The Sustainable Development Goals Fund (SDGF) is a development cooperation mechanism created in 2014 by UNDP, on behalf of the UN system, with an initial contribution of the Government of Spain. The SDGF was created to support sustainable development activities through integrated and multidimensional joint programmes. It builds on the experience, knowledge, lessons learned, and best practices of the previous MDG Achievement Fund (2007-2013), while expanding its activities towards sustainable development and a greater focus on public-private partnerships. Gender and women’s empowerment is a cross-cutting priority in all our areas of work. The SDGF intends to act as a bridge in the transition from MDGs to SDGs, providing concrete experiences on “how” to achieve a sustainable and inclusive world post 2015.
The SDGF works on three sectorial areas (inclusive economic growth for poverty eradication, food security and nutrition, and water and sanitation) which address some of the most important development gaps and build on the MDG-F’s experience using a multi-sectorial approach to the MDGs. Equally important, all SDGF programmes should embed three cross-cutting issues that are considered central pillars for the future of development aid: sustainability (understood both as environmental sustainability and longer term sustainability of results), gender equality and women’s empowerment, and public-private partnerships. The areas of work could be enlarged in the future.
The SDGF operates at the country level through joint programmes implemented by specialized UN agencies in collaboration with national counterparts and other stakeholders in order to bring integrated and holistic approaches to national and local development challenges.
A Steering Committee, represented at the highest level by UN Agencies and contributing Member States, meets at least once per year and provides overall guidance and strategic direction. UNDP’s Multi Partner Trust Fund Office is entrusted with the administration of the Fund as Administrative Agent. The SDGF Secretariat, a small, specialized and technical team sitting on UNDP’s Bureau of External Relations and Advocacy will ensure that the decisions of the Steering Committee are applied and followed up, and will coordinate the programmatic, advocacy, evaluation, and knowledge management aspects of the SDGF. At country level, joint programmes have established governance mechanisms that represent the interests of the national government.
According to UN DOCO, the UN office that promotes coordination and coherence among UN Agencies, a “joint programme is a set of activities contained in a common work plan and related budget, involving two or more UN organizations and (sub-) national partners." It is the preferred mode of work if the development challenge to be tackled requires the collective expertise and action of different specialized agencies and national partners. The joint programme's governance structure is crucial for the success of its work. In this regard, SDGF will rely on the critical and strategic coordination and executive role of the UN Resident Coordinator (RC), the highest representative of the UN in the country. More information on joint programes.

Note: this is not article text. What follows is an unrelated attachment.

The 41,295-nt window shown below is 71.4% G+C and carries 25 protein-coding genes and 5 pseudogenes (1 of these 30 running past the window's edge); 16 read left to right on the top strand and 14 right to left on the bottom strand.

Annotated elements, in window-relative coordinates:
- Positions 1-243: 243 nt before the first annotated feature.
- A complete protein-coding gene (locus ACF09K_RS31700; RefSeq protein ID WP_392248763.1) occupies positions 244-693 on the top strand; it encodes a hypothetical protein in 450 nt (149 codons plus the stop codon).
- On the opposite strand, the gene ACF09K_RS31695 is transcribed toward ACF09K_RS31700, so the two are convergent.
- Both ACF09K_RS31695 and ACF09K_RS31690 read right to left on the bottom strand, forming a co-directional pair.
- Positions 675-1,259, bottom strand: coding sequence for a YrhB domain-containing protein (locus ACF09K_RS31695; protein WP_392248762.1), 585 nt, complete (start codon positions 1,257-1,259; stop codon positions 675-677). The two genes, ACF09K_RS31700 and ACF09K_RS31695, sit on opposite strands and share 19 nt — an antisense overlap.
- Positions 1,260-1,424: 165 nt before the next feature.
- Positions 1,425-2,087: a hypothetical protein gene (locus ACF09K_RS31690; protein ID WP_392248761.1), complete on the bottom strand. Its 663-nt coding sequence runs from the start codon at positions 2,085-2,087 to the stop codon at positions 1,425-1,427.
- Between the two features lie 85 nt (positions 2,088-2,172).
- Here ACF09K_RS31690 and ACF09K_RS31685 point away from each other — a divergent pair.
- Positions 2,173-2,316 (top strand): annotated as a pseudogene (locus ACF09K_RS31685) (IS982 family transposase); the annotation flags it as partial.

The current 22 joint programmes have been selected through a competitive and indepedent experts-reviewed process according to the requirements established in the SDG Fund Terms of Reference. Link with more information on the SDG Fundjoint programme selection process.
As the largest ever contribution of a single country to the UN Development System for the achievement of MDGs, the MDG-F reached more than 9 million direct participants through 130 joint programmes in 50 countries. Its work was anchored in integrated, holistic approaches to development problems identified by national partners. In addition, the MDG-F established other thematic, advocacy, and knowledge partnerships to advance the MDGs. All this experience has been extensively evaluated and analyzed, and findings from this evaluation process are feeding the work of the new facility. Moreover, the SDGF’s Secretariat is sharing these findings with other development partners so as to inform other development initiatives, especially those rooted in joint and integrated programmes.
The initial resources of the SDGF came primarily from a contribution of the Government of Spain to the UN system. Over 20 donors are already contributing to the SDG Fund´s programmes. The SDG Fund is open to other donors including national governments, aid agencies and private sector.
The MDG Achievement Fund (MDG-F) evaluation and knowledge management strategies have produced valuable insights on development cooperation in the form of lessons learned, key findings, knowledge products, publications, and reports. All this knowledge has been compiled and is now accessible through the MDG-F’s website and online library. Disseminating and sharing the knowledge generated by the MDG-F with development aid practitioners and decision makers represents an important area of work for the SDGF’s team.
Yes, the SDGF framework document establishes that the SDGF is open to new donors from both the public and private sectors that are interested in supporting multidimensional UN joint programmes to achieve sustainable development.
The SDG Fund publishes information about current job and internship opportunities at its Secretariat on UNDP's employment page: http://jobs.undp.org/. Implementing partners at each country joint programmes use their own communication vehicles to reach local talent in the country.